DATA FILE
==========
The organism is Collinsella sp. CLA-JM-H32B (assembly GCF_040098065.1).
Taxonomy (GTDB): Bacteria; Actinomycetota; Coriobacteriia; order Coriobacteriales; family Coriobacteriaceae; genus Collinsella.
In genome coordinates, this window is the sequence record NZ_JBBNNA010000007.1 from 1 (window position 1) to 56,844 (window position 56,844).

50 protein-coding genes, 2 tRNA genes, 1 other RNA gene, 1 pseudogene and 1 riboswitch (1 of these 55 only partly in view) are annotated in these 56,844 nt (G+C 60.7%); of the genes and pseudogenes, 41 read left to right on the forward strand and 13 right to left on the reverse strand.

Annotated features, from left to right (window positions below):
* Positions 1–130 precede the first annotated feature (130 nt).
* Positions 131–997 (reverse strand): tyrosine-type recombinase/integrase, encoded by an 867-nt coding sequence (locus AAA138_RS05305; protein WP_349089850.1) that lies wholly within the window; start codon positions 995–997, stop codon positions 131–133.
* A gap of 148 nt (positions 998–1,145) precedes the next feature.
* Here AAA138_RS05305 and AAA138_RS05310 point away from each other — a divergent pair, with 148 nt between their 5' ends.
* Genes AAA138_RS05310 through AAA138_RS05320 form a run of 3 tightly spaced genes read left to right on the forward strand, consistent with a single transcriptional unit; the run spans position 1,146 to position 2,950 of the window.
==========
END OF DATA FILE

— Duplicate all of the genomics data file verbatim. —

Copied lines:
The organism is Collinsella sp. CLA-JM-H32B (assembly GCF_040098065.1).
Taxonomy (GTDB): Bacteria; Actinomycetota; Coriobacteriia; order Coriobacteriales; family Coriobacteriaceae; genus Collinsella.
In genome coordinates, this window is the sequence record NZ_JBBNNA010000007.1 from 1 (window position 1) to 56,844 (window position 56,844).

50 protein-coding genes, 2 tRNA genes, 1 other RNA gene, 1 pseudogene and 1 riboswitch (1 of these 55 only partly in view) are annotated in these 56,844 nt (G+C 60.7%); of the genes and pseudogenes, 41 read left to right on the forward strand and 13 right to left on the reverse strand.

Annotated features, from left to right (window positions below):
* Positions 1–130 precede the first annotated feature (130 nt).
* Positions 131–997 (reverse strand): tyrosine-type recombinase/integrase, encoded by an 867-nt coding sequence (locus AAA138_RS05305; protein WP_349089850.1) that lies wholly within the window; start codon positions 995–997, stop codon positions 131–133.
* A gap of 148 nt (positions 998–1,145) precedes the next feature.
* Here AAA138_RS05305 and AAA138_RS05310 point away from each other — a divergent pair, with 148 nt between their 5' ends.
* Genes AAA138_RS05310 through AAA138_RS05320 form a run of 3 tightly spaced genes read left to right on the forward strand, consistent with a single transcriptional unit; the run spans position 1,146 to position 2,950 of the window.